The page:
“You don’t have to go broke to qualify for Medicaid, especially if you’re married,” Attorney Peggy Sanders.
When Alan came to see us, he was distraught. A hardware store clerk in his early 70s, he and his wife had limited financial means. They had been married over 50 years, owned their own home, and in their younger days had been able to travel Europe. Now his wife, Betty, was in a skilled nursing facility with a serious medical condition. The cost of care was overwhelming to them. At over $10,000 a month, their savings would be drained quickly. A helpful social worker at the care facility helped them apply for assistance through Medicaid. That application had been rejected by DSHS because the wife had too much money.
Alan asked Attorney Peggy Sanders review his case. Peggy determined that the social worker, though her heart was in the right place, didn’t know what she was doing.
First, a review:
MediCARE is a Federal government program that covers health insurance for adults over the age of 65. It covers doctor visits, hospital stays, prescriptions and rehabilitation services. It does not cover long term care.
MediCAID is also a public assistance program, administered by both the Federal Government and the individual states. In Washington, it’s administered by DSHS. Based largely on financial need, it can provide for long term care assistance.
Peggy was able to restructure Alan and Betty’s estate, re-apply to DSHS for Medicaid assistance, and save them approximately $50,000 in care costs.
Most people have the idea that you need to be broke to qualify for Medicaid. While it’s true that that the maximum a person can have is $2,000, that only tells part of the story. For one thing, the government does not want the spouse to go broke. It really doesn’t. However, the rules to keep that from happening are complex, often counter-intuitive, and sometimes contradictory.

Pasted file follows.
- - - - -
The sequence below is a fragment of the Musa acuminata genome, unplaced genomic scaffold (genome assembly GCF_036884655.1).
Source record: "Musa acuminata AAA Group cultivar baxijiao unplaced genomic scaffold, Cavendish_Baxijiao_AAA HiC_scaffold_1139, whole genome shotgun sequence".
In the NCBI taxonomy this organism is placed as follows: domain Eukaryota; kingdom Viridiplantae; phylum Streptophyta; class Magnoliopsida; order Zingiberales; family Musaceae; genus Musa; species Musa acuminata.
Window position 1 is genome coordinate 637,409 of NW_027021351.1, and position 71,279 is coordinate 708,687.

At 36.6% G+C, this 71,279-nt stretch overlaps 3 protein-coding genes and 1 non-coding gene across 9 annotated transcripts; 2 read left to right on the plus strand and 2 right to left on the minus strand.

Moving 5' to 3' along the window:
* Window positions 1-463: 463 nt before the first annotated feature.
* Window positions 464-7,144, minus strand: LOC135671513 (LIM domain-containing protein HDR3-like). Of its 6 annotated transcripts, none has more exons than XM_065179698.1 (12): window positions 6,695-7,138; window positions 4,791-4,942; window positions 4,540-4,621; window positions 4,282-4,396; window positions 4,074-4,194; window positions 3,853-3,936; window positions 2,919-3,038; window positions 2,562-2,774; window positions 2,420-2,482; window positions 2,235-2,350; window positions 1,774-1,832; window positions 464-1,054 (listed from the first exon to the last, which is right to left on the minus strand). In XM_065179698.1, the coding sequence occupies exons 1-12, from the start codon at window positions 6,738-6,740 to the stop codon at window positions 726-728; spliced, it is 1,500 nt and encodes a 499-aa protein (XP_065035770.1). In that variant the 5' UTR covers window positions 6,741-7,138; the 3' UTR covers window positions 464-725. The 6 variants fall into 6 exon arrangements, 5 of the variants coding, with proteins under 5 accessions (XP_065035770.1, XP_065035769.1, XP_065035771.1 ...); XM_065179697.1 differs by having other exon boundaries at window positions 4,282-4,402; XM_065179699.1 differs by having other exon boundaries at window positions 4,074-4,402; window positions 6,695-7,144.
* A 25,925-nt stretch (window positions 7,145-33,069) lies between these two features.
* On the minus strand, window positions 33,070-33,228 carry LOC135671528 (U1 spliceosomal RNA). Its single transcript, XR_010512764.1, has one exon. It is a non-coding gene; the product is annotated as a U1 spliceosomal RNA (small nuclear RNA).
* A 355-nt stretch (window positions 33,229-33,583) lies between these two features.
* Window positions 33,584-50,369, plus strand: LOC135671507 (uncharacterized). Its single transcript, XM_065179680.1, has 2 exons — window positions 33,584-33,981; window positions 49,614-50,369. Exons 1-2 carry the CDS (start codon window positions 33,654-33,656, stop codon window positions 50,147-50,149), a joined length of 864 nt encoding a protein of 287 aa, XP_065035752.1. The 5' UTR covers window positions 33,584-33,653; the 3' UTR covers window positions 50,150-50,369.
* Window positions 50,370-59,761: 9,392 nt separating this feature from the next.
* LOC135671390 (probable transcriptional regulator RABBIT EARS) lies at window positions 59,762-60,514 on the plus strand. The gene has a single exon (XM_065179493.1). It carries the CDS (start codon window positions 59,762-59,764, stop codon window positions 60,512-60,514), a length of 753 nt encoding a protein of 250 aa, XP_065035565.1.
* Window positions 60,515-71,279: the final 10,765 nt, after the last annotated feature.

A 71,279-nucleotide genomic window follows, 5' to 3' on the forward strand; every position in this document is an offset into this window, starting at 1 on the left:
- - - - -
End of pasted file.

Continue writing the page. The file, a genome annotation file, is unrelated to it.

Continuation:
One of the reasons the practice of Elder Law came into being was to address this very issue. Too many families were going broke unnecessarily. We’ve seen that in our own practice. We almost can’t count the times Daughter has come to us, panicked because Mom’s bank account has been drained and now Daughter’s is rapidly disappearing.
It’s also true that applying for Medicaid is EXTREMELY complicated. And if it’s not done right, benefits can be denied, and there can be painful financial penalties. This is another reason for Elder Law Attorneys. In our case, our attorneys have read the laws, they know how to deal with DSHS (which can be job by itself), and they know how to structure estates to take best advantage. Every time we’ve seen someone other than an Elder Law Attorney try applying, it’s been a disaster. On the other hand, our long-term care plans, which can be highly technical, have been described as “brilliant.”
One of our most important jobs is to take the fear and uncertainty out of long-term care planning. Our goal is to help make your silver years as independent, secure and to assure your peace of mind.
(Note: Alan and Betty are a fictional couple, but are based on real cases.)
— By Ralph Sanders, Sanders Law Group